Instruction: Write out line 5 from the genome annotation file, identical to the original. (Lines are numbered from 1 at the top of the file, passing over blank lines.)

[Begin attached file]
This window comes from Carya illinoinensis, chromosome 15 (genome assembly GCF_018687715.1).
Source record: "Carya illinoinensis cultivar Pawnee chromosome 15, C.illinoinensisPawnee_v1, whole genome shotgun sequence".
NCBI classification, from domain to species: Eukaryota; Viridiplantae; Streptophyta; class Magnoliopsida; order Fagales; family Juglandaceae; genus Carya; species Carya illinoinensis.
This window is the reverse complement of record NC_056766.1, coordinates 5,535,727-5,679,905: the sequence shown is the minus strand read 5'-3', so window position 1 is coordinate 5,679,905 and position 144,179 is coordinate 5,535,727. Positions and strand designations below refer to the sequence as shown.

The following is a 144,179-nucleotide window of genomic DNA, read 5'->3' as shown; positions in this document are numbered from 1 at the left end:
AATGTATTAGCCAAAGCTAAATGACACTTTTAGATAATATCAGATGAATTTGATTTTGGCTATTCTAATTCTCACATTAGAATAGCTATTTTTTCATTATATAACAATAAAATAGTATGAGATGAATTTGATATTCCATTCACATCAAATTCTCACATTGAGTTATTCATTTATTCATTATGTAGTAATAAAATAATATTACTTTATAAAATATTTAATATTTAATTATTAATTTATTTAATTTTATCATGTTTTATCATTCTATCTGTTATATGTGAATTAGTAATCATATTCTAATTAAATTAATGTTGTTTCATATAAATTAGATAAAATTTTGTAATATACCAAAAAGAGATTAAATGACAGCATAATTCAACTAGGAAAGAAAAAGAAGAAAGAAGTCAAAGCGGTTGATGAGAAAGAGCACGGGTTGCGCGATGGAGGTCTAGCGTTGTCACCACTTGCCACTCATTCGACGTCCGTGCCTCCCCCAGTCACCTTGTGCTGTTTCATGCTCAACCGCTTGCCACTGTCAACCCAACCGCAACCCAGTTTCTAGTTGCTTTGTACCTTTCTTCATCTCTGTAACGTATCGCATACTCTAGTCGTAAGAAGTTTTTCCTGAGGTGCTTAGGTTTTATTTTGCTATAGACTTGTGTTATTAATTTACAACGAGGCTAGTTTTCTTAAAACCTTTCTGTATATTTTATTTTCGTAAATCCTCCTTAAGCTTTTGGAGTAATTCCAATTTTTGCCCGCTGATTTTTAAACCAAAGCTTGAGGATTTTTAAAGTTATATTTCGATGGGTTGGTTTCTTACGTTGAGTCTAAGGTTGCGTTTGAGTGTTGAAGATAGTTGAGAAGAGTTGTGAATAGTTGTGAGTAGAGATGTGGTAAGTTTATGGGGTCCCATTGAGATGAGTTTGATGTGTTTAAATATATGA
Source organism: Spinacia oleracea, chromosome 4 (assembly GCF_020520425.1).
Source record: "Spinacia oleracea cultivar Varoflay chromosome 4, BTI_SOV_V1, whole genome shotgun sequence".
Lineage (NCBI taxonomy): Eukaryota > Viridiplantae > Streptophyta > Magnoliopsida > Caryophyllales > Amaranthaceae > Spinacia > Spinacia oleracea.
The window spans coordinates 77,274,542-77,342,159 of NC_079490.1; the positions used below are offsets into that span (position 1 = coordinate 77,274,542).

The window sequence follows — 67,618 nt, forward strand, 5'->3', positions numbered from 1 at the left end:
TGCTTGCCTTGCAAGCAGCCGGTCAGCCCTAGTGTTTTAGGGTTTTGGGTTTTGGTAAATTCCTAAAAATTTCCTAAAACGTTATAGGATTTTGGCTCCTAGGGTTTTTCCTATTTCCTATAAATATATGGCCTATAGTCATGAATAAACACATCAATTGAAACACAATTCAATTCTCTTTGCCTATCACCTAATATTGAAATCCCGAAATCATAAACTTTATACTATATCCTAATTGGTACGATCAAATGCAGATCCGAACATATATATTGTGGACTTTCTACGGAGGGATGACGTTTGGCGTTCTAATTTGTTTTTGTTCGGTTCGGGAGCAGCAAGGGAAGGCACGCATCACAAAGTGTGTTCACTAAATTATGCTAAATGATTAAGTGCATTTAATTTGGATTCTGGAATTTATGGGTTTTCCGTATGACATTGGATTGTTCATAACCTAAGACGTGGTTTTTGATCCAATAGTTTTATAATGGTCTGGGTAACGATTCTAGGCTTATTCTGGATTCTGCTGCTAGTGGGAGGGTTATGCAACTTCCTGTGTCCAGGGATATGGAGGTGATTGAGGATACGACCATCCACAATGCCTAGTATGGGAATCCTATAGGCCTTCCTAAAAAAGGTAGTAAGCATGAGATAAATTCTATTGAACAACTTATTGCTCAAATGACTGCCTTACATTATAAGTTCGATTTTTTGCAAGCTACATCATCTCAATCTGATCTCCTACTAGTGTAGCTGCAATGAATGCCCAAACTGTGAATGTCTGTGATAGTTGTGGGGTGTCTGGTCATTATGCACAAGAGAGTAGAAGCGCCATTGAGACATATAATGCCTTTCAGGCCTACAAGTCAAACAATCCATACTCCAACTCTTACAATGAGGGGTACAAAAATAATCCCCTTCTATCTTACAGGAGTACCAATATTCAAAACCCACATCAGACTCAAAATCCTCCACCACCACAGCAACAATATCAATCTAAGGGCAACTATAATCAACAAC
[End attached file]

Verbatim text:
The following is a 144,179-nucleotide window of genomic DNA, read 5'->3' as shown; positions in this document are numbered from 1 at the left end: